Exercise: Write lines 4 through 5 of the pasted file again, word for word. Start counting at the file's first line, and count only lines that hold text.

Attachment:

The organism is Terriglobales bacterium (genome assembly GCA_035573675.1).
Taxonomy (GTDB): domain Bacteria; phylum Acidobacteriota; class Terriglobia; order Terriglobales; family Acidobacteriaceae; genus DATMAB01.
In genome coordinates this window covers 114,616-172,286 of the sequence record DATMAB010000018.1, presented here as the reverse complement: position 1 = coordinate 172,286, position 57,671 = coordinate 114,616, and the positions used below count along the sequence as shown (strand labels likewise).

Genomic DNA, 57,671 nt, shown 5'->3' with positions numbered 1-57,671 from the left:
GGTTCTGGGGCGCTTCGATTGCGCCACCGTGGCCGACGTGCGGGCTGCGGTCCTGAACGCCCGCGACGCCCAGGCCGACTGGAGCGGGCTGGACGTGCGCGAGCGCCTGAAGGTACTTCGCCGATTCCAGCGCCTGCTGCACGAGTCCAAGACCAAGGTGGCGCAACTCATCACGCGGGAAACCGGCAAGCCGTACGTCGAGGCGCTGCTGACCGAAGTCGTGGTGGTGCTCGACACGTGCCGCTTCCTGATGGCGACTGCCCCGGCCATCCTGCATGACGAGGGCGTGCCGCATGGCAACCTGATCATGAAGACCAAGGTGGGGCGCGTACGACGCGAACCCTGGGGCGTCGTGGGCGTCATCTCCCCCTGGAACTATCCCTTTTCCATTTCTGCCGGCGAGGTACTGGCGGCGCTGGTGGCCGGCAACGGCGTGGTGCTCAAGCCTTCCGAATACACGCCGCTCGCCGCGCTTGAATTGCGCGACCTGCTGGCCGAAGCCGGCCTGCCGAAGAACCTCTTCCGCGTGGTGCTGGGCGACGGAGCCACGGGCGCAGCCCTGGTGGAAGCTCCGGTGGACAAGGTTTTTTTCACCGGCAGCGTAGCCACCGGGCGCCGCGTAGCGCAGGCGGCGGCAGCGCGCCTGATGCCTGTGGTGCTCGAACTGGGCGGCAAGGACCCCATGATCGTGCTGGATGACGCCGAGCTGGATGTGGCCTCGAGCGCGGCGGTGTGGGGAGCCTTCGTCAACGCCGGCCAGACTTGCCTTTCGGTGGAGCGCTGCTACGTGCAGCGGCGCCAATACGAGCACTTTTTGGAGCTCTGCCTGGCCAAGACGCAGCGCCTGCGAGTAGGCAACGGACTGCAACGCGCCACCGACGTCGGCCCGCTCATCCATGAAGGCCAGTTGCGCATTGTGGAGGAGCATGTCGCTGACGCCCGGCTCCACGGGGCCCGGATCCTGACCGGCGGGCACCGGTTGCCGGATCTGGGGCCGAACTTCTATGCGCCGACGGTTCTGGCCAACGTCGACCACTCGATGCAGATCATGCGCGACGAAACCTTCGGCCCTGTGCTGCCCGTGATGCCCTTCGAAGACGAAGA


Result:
Genomic DNA, 57,671 nt, shown 5'->3' with positions numbered 1-57,671 from the left:
GGTTCTGGGGCGCTTCGATTGCGCCACCGTGGCCGACGTGCGGGCTGCGGTCCTGAACGCCCGCGACGCCCAGGCCGACTGGAGCGGGCTGGACGTGCGCGAGCGCCTGAAGGTACTTCGCCGATTCCAGCGCCTGCTGCACGAGTCCAAGACCAAGGTGGCGCAACTCATCACGCGGGAAACCGGCAAGCCGTACGTCGAGGCGCTGCTGACCGAAGTCGTGGTGGTGCTCGACACGTGCCGCTTCCTGATGGCGACTGCCCCGGCCATCCTGCATGACGAGGGCGTGCCGCATGGCAACCTGATCATGAAGACCAAGGTGGGGCGCGTACGACGCGAACCCTGGGGCGTCGTGGGCGTCATCTCCCCCTGGAACTATCCCTTTTCCATTTCTGCCGGCGAGGTACTGGCGGCGCTGGTGGCCGGCAACGGCGTGGTGCTCAAGCCTTCCGAATACACGCCGCTCGCCGCGCTTGAATTGCGCGACCTGCTGGCCGAAGCCGGCCTGCCGAAGAACCTCTTCCGCGTGGTGCTGGGCGACGGAGCCACGGGCGCAGCCCTGGTGGAAGCTCCGGTGGACAAGGTTTTTTTCACCGGCAGCGTAGCCACCGGGCGCCGCGTAGCGCAGGCGGCGGCAGCGCGCCTGATGCCTGTGGTGCTCGAACTGGGCGGCAAGGACCCCATGATCGTGCTGGATGACGCCGAGCTGGATGTGGCCTCGAGCGCGGCGGTGTGGGGAGCCTTCGTCAACGCCGGCCAGACTTGCCTTTCGGTGGAGCGCTGCTACGTGCAGCGGCGCCAATACGAGCACTTTTTGGAGCTCTGCCTGGCCAAGACGCAGCGCCTGCGAGTAGGCAACGGACTGCAACGCGCCACCGACGTCGGCCCGCTCATCCATGAAGGCCAGTTGCGCATTGTGGAGGAGCATGTCGCTGACGCCCGGCTCCACGGGGCCCGGATCCTGACCGGCGGGCACCGGTTGCCGGATCTGGGGCCGAACTTCTATGCGCCGACGGTTCTGGCCAACGTCGACCACTCGATGCAGATCATGCGCGACGAAACCTTCGGCCCTGTGCTGCCCGTGATGCCCTTCGAAGACGAAGA